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I could really use some support right now :/ After much debate, I decided to go ahead and have all of the testing done; xrays, flexion tests, etc. And the results were as expected....Although terrible.

So Zeus is supposed to be 4 possibly 5 years old... And he is now diagnosed with mild Hip dysplasia and moderate arthritis. His right elbow is also considered dysplastic. This dog honestly can never get a break. Now at the age of 4 (maybe 5), he has severe atopy, allergic to everything, can not eat wheat, corn, chicken, beef, bison, turkey, duck (any fowl), and does not do well on high sources of pea protein, he has hypothyroidism which is *barely* beginning to be under control thanks to a 1mg dosage, and he has suffered numerous infections over the last 2 years (under previous 'owners') which have destroyed his skin leaving him with a severely antibiotic resistant yeast infection. Did I also mention he broke out in hives due to cephalexin? Guess we can mark that option off our list....

Thankfully Acana is now selling Lamb and apple in the states and our store is distributing it, so we will be rotating that and the pacifica. His hair is 'finally' starting too grow back (I think), but it is very slow progress. So on top of his other problems, I have now confirmed my suspicions of his severe joint abnormalities. Its saddening to me considering how much he enjoys activities that are too rough on his joints for me to allow him to do much. He was really really showing a love for agility (very very low jump heights), but I now feel like I should quit in order to preserve what he does have. Am I right in doing so? And holding him back from an activity that could worsen his condition?

Despite all of this, absolutely no one understands how he has so many issues. He gets complements everywhere, is flying through his therapy dog process, and is everyone's 'favorite mini horse' who knows him. I got him only 8 months ago and was told he'd only cost me $30/month for dog food and was 'healthy'. Boy were they wrong, and boy was I being thoughtless in believing this.
 

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Is he overweight at all?

For starters, I'd get him on raw (I use premade raw and have a lot of good things going on here.) That would probably help his skin heal up a lot.

This is an example only, there are others out there or you can learn to make your own.

Nature's Variety: Instinct Raw Frozen Diet for Dogs and Cats: Chicken Formula | Nature's Variety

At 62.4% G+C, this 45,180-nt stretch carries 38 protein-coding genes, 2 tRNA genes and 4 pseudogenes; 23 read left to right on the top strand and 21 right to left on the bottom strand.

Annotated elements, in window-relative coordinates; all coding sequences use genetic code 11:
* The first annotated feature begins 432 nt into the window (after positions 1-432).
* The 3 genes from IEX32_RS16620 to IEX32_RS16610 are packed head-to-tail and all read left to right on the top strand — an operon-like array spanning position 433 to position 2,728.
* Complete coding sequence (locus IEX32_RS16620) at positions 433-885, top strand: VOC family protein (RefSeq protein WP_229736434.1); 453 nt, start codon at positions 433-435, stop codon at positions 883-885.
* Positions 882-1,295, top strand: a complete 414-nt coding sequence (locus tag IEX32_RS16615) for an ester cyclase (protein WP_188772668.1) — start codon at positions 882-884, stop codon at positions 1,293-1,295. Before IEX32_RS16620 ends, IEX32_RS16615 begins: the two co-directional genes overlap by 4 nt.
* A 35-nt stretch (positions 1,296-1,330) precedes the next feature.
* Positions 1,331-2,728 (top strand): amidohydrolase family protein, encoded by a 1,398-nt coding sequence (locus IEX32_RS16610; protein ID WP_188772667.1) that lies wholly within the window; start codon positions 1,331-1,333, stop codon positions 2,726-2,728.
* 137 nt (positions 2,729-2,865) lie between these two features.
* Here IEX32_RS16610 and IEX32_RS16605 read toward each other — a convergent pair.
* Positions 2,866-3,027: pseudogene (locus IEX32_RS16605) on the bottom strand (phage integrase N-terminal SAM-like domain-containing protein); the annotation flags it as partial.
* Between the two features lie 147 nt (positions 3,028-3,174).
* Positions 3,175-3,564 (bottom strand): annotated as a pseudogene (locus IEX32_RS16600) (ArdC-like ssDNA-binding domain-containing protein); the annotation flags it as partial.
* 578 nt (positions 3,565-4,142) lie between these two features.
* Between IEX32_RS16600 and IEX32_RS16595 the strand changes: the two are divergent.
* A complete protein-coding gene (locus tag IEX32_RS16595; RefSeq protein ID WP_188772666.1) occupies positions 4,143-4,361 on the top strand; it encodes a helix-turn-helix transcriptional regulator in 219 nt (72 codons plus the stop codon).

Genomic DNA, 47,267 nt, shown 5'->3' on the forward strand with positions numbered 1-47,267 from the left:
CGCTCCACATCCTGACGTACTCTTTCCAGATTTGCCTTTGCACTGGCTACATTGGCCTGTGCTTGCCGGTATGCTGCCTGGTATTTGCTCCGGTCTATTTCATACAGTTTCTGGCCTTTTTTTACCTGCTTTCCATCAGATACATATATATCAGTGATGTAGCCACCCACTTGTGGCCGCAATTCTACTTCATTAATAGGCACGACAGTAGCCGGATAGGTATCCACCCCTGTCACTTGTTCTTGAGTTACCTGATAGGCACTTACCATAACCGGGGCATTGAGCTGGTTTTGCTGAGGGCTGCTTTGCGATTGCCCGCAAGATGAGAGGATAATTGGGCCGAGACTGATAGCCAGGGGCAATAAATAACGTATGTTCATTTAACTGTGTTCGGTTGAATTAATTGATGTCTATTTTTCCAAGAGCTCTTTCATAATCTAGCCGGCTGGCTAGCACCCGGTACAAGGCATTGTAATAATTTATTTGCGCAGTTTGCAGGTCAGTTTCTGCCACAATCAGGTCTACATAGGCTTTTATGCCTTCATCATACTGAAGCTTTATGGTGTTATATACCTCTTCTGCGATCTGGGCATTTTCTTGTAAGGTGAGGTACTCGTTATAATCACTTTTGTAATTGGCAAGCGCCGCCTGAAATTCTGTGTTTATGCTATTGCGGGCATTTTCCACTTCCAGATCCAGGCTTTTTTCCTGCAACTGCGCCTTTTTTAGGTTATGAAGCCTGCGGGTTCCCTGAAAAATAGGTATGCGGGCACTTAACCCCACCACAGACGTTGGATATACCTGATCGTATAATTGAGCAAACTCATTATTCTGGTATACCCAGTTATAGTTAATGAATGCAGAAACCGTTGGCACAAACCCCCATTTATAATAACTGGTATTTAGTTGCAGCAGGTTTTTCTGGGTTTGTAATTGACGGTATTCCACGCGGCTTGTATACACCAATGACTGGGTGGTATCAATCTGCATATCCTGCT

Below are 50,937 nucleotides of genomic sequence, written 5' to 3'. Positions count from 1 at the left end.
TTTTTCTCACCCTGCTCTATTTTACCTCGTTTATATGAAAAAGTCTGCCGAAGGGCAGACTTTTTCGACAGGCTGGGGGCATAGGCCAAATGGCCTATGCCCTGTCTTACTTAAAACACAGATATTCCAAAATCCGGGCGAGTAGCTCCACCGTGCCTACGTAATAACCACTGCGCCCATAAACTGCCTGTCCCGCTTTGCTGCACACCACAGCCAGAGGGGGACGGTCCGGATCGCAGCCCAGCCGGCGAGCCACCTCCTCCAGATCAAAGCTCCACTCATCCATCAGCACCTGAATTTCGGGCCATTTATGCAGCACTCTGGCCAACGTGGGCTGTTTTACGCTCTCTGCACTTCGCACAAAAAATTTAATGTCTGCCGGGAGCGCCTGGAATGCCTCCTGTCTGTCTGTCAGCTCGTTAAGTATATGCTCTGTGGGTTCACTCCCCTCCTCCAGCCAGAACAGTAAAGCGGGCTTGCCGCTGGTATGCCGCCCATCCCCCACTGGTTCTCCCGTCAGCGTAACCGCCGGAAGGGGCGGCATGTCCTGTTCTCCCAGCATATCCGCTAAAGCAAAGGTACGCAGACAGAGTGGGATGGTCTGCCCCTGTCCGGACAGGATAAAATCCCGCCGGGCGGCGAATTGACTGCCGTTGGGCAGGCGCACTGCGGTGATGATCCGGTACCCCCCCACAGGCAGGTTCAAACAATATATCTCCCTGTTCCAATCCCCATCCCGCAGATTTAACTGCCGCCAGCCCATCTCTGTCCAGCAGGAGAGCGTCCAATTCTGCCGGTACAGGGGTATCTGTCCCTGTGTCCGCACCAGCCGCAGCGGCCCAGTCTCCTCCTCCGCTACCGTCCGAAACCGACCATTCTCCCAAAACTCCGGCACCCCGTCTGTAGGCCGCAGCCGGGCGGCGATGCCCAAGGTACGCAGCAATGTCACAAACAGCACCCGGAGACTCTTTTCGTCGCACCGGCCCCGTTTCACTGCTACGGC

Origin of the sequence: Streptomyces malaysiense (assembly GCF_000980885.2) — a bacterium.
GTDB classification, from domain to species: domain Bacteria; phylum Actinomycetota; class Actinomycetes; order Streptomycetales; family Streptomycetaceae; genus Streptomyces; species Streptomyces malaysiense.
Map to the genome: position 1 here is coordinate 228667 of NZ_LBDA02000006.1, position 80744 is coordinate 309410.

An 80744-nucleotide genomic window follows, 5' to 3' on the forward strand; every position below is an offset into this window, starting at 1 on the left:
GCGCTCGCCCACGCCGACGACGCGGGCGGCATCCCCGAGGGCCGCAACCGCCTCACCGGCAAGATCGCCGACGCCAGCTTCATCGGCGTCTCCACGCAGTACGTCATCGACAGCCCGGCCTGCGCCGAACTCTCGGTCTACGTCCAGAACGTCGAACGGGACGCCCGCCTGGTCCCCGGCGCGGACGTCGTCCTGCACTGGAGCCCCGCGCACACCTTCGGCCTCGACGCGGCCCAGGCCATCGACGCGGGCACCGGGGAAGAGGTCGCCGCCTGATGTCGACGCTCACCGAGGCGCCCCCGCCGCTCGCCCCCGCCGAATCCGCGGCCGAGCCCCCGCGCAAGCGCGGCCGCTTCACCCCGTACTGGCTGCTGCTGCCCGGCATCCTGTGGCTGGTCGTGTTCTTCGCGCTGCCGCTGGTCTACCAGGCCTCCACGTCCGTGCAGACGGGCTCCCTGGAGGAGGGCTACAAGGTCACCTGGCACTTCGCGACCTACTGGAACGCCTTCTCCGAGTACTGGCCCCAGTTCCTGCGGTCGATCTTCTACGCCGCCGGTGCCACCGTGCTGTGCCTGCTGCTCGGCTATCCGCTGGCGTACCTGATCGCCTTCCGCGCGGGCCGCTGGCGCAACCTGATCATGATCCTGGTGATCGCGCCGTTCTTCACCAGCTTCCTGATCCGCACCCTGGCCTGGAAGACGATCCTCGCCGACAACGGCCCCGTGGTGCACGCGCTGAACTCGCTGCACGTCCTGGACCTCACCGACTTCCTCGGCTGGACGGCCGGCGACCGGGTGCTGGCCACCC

I'd also give him Dasuquin 2 x a day. That seems to have really made an improvement here in the past weeks.

I've increased his fish oil as well.

I am likely going to Adequan, but Carson is on Metacam at the moment.

I definitely wouldn't be letting him jump on those joints.
 

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Discussion Starter · #3 ·
Sadly, I did try raw... He does not do well on the poultry products. (yes even raw) I tried him on a raw completely free from chicken/turkey and he did great, but I can not afford that with prices around here. He also has been doing well with the acana, and now that I've ruled out everything from above, his skin is doing better, just slowly. He's on a therapeutic dose of fish oil (I used to work at Vitamin shoppe, so he is given many supplements). And he does not move anywhere near like the HD dogs I've seen, but he is technically 'mild'. I assume his age and supplements are helping? He is not overweight, but oversized. 96lbs, with very visible ribs, and spine easily felt/seen in motion.
 

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No advice here, but lots of hugs and doberkisses your way. Sounds like you're doing such a good job taking care of that boy.

Is there a way to do 'low impact' agility? maybe slow it down and take out the jumps? I'm grasping here, as I've never tried agility. Good luck though.
 

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Poor baby. I do know that excercise is good for people and dogs with arthritis (the old use it or lose it), but jumping might be out. That's definitely something to talk over with your vet. Excercise will help him build up some muscle, which should help with the bad joints, and help keep him lean, which should also help. Maybe there is a place where you can take him swimming, or has an an underwater treadmill? Both are good excercise, but easier on the joints than running or walking.